A mother bear and three cubs have been found dead in a Pennsylvania church parking lot.
The Pennsylvania Game Commission calls the deaths of the sow and the cubs “highly suspicious” and is seeking information.
Wildlife conservation officers responded to a report of dead bears in the parking lot of St. Monica’s Church in West Wyoming. They discovered a nearly 300-pound female bear and three dead bear cubs.
Officials also said there was no evidence of thrashing or stumbling in the area around the bears, which suggested they died suddenly.
The corpses were transported to the Penn State Animal Diagnostic Laboratory in State College for post-mortem examination and toxicological testing.
An examination of the stomach contents of both bears revealed they recently ate leaves of an English yew plant.
Officials said the plant — native to Europe, Africa, and southwest Asia — is widely cultivated in eastern North America as an ornamental shrub and often found in urban environments, including where the four bears were frequenting.
The plant also contains a compound called “taxine,” which officials said is highly toxic to most animals and humans if ingested.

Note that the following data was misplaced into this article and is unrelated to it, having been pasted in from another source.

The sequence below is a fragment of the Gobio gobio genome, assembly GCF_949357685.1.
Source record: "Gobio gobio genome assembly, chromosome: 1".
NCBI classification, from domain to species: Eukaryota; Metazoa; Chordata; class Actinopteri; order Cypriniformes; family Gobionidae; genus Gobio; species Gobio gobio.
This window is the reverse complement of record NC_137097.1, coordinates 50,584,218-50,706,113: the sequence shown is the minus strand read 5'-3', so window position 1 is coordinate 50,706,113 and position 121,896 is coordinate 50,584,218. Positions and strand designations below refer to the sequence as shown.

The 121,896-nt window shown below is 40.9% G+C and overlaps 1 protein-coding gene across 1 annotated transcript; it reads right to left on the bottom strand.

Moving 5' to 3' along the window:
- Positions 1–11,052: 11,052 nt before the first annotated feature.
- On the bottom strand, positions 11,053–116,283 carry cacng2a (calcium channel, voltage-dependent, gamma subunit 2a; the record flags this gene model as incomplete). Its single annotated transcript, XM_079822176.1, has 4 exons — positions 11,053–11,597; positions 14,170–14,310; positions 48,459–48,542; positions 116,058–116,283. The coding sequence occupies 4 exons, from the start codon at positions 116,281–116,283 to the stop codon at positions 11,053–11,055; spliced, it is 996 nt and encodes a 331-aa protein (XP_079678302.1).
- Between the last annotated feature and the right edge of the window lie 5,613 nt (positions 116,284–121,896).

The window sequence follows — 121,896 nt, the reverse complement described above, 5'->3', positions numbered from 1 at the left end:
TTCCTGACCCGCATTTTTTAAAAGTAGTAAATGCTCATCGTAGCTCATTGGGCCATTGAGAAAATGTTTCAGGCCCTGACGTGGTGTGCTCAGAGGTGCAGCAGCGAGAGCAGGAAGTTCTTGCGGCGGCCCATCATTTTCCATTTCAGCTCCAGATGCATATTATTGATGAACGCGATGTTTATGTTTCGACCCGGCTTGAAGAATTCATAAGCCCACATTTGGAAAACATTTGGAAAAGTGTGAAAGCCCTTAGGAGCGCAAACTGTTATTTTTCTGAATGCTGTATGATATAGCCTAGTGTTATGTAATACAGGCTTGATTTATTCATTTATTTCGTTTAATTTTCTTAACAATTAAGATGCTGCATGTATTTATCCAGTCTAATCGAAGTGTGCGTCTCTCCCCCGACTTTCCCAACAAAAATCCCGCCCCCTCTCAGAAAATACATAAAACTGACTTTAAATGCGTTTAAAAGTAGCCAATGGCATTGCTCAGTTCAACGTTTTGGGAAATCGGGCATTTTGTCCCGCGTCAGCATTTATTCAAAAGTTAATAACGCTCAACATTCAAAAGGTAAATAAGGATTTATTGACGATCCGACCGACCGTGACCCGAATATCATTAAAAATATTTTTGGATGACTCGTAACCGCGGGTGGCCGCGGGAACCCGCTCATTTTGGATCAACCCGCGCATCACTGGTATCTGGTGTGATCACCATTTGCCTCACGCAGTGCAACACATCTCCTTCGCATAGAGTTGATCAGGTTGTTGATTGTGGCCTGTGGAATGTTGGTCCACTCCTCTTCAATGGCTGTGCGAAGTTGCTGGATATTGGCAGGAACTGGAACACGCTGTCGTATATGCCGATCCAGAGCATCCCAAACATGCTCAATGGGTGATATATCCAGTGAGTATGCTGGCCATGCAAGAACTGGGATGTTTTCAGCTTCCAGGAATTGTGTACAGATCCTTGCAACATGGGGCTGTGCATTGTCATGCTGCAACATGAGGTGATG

“This is the first case of black bear deaths attributable to yew intoxication that I have heard of,” said Game Commission wildlife veterinarian Justin Brown in a news release.
Game Commission biologist Mark Ternent said in the news release that bears activity increases just before hibernation so the animals can accumulate fat that will last them through the winter.
He added the four bears were likely preparing for hibernation, and that bear cubs will follow the lead of their mother when foraging for food.
“Wildlife conservation officers and agency biologists encounter bears that have died from unusual causes every year, but this may be a first,” Ternent said. “This unfortunate occurrence was extremely rare and one we hope will not be repeated.”
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